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Sand preparation affects quality.

It is axiomatic that a foundry with a successful casting production record always has a ready supply of consistent high-quality green molding sand. If casting quality is high, then it follows that this is, in large part, the result of foundry sand molding preparation methods and quality control standards. In the presence of competent metallurgy, a good green sand mold yields a good casting.

Much of the credit for the improved quality, dimensional accuracy and surface finish is owed to better sand technology. Driven by rising sand acquisition and disposal costs, sand suppliers and foundries have cooperated to extend the useful life of molding sand.

Before sand can be used in molds, however, it has to be prepared to accept the speed and temperatures of current foundry practices. The economics of metalcasting are unforgiving: when the metal is ready, so must be the mold. Amid rising zero defect expectations and resources conservation, sand preparation is vital.

Sand and clay are abundant, inexpensive and nearly chemically inert. Combined with water in the modern mulling process, each sand grain is smeared with a mixture of water and bentonite clay. The muller has replaced physical mixing of naturally bonded sands. Foundries have moved to the stronger, more sensitive bentonite molding sand, and the development of mullers has grown rapidly.

The combination of high-purity bentonite clay with high fusion point washed silica sand allows casting of iron and steel into green or water-bearing molding sands. In naturally bonded sands, with their high clay and moisture contents, the molds had to be dried before use to ensure high-quality iron and steel castings.

Mixing and Mulling

Mixing and mulling are different processes. Mixing is the intermingling of unlike particles to attain an average composition. In molding sand, this is a physical act, and rarely are chemical reactions involved. It is done by various motions that separate and displace one particle in relation to another. Low-viscosity liquids can be dispersed easily throughout a sand mass to establish coatings on the grain surfaces.

Simple blades and paddles distribute additives such as water, core oil or liquid resins. Grain-against-grain impingement readily transfers excess coating from one grain to another, giving uniform coatings regardless of differences in grain size, shape or surface condition. As the dispersion of clay, additives and water progresses, the mix becomes more resistant to compression and shearing, and the mixing device must compensate for that change.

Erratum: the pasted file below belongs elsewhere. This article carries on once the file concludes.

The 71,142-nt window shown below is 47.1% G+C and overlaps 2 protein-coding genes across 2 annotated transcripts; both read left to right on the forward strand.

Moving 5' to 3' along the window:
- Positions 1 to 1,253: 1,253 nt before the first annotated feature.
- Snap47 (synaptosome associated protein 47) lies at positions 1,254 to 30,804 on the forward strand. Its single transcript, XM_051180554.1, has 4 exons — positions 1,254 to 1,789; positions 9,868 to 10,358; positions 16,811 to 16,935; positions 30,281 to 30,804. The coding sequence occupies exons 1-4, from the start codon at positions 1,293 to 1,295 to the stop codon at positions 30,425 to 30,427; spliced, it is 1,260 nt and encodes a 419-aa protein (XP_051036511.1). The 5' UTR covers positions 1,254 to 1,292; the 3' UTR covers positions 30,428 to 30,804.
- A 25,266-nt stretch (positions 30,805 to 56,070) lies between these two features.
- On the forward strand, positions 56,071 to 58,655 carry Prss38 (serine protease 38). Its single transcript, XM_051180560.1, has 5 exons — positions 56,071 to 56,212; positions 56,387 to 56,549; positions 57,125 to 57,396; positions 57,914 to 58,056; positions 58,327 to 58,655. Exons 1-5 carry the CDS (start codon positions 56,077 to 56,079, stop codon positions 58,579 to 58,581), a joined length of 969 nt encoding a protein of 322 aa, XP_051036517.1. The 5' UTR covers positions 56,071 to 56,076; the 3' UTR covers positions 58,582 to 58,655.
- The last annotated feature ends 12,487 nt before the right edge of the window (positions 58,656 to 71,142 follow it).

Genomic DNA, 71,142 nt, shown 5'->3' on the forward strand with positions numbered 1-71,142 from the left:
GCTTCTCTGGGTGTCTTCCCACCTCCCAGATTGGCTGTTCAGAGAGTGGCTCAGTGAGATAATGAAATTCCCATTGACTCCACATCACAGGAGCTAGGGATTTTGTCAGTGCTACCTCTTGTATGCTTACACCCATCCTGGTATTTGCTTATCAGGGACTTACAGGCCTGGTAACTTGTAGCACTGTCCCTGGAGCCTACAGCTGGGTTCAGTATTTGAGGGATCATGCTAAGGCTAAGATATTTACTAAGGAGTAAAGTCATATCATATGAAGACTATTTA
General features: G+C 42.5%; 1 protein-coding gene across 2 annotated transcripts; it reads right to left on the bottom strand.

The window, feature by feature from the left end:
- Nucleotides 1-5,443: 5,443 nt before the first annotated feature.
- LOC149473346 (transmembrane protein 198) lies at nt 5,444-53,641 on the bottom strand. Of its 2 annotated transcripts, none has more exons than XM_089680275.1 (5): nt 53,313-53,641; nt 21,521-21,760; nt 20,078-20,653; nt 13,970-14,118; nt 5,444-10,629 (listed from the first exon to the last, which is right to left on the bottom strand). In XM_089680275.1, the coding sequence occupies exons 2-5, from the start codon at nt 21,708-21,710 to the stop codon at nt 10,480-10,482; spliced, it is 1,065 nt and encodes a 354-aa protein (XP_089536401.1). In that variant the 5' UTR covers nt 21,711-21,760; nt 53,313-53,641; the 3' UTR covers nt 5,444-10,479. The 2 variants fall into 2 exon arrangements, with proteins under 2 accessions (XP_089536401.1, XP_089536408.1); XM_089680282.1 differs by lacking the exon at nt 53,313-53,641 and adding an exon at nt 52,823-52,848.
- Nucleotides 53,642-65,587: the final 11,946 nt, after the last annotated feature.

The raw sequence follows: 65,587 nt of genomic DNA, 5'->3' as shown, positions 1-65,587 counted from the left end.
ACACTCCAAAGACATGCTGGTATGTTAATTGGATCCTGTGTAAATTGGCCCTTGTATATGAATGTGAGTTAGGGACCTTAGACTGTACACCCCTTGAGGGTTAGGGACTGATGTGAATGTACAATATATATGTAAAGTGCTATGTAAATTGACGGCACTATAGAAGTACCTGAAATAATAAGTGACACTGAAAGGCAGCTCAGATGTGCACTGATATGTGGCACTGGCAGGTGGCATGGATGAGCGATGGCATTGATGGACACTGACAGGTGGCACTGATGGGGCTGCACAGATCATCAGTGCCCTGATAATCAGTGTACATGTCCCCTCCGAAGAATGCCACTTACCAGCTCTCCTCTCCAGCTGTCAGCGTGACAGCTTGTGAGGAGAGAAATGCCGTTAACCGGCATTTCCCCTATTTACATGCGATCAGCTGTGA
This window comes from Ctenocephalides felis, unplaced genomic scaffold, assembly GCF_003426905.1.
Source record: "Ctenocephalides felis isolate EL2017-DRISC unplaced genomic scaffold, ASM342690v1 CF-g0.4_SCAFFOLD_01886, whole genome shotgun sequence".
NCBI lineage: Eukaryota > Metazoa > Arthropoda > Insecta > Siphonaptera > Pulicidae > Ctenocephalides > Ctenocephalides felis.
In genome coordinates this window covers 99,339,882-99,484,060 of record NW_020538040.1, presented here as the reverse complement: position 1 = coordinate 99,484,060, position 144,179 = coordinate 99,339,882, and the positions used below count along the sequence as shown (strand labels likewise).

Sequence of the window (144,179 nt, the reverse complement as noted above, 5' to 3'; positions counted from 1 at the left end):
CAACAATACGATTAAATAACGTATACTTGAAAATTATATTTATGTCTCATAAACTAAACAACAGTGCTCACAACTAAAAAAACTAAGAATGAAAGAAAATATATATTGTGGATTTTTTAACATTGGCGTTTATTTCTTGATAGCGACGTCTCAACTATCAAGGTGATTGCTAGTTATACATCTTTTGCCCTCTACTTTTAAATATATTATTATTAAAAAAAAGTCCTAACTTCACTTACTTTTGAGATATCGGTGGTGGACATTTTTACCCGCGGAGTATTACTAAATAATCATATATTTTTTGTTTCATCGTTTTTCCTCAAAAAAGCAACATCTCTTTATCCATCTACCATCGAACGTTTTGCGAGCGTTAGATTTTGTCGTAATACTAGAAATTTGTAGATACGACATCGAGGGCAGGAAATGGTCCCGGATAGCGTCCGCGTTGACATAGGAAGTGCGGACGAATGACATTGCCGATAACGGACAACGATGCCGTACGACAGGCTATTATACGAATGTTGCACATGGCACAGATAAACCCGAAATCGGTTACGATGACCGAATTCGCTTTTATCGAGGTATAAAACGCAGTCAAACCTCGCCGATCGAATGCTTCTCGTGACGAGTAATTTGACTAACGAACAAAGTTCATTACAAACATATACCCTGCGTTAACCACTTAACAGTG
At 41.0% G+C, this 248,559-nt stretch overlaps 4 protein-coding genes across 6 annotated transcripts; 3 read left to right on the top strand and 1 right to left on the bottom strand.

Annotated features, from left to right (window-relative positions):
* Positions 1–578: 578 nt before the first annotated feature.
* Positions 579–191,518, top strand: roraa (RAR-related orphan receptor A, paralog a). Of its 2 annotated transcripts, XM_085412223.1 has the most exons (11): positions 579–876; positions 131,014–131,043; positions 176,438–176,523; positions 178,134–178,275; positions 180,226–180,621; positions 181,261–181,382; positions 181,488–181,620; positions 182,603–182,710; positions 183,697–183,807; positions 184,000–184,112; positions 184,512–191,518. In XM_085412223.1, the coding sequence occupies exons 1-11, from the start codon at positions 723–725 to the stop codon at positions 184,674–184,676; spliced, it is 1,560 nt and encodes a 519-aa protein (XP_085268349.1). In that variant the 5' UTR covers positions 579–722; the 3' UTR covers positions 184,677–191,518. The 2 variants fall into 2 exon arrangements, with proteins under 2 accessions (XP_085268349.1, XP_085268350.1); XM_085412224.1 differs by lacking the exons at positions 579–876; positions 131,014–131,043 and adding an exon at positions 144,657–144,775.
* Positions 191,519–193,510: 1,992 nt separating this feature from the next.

Mulling is the application of work forces to cause kneading, smearing, compression and shear. The strength of the additive films controls the amount of mulling required. For example, mixing flour and water requires varying work effort, depending on whether there is more flour or water in the mix. As in a stiff bread dough with very low water content, simple mixers don't work. A much larger work force, like kneading, is necessary.

Kneading and mulling are mechanically similar. Both processes continuously compress a different portion of their mixes between two solid surfaces and then shear and recompress them.

Three basic processes must be performed to prepare clay bonded sands: 1) binders, additives and water must be blended uniformly; 2) pressure must be applied to overcome water surface tension and the tendency of binders to agglomerate; and 3) abrasion or smearing of the plasticized clay over sand grain surfaces must take place.

Mullers use plows to blend and compress the sand mix continuously. Sand, water, clay and other additives are placed in the muller in a grossly segregated manner. The mulling process causes complete disorder so that when the final product is sampled, the mulled product is uniform.

Mulling-Induced Changes

The changes in green sand as it is being mulled involve:

* agglomeration * attrition * temperature changes * aeration * cumulative mixing

Agglomeration is the gathering of individual grains into clusters that must be considered in green sand bonding. They can be 1/8 to 1/4 in. in diameter or larger and are made up of sand grains, small clay clusters, silt fines and water. Two major causes of agglomeration are high critical moisture content and excessive fines.

Attrition (grinding or fragmentation of sand grains and clay particles) also occurs during agglomeration. Small batch size, angular sand, narrow sand distribution and heavy mulling pressure increase attrition. The sand grain surface area is increased and appears to dry. The sand will have an increased green strength.

The temperature of returning sand will vary unless sand cooling is provided in the system. If it is hot, the moisture added evaporates rapidly. Effective mulling requires sand cooled below 150F. Excessive mulling may increase sand temperature. Hot sand will produce condensation on the pattern, causing sticking, and it will not have consistent properties. Excessive heat drying of the sand during handling gives crumbly edges, sand rain from core surfaces, low dry strength, brittleness in pattern drawing and other problems.

Aeration consists of screening, beating or agitating the sand during or after mixing to eliminate gross lumps. It fluffs the sand, minimizes super-voids and produces a uniform pattern face density.

Cumulative mixing occurs in system sands that are reused continuously. Because of the cumulative mixing, a high percentage of the total clay in the system is developed, and properties are considerably different from new sand mixes.
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Title Annotation:preparing high quality molding sand
Author:Granlund, Matt
Publication:Modern Casting
Date:Aug 1, 1992
Previous Article:Melting and pouring.
Next Article:Solid aluminum fluxing issues.

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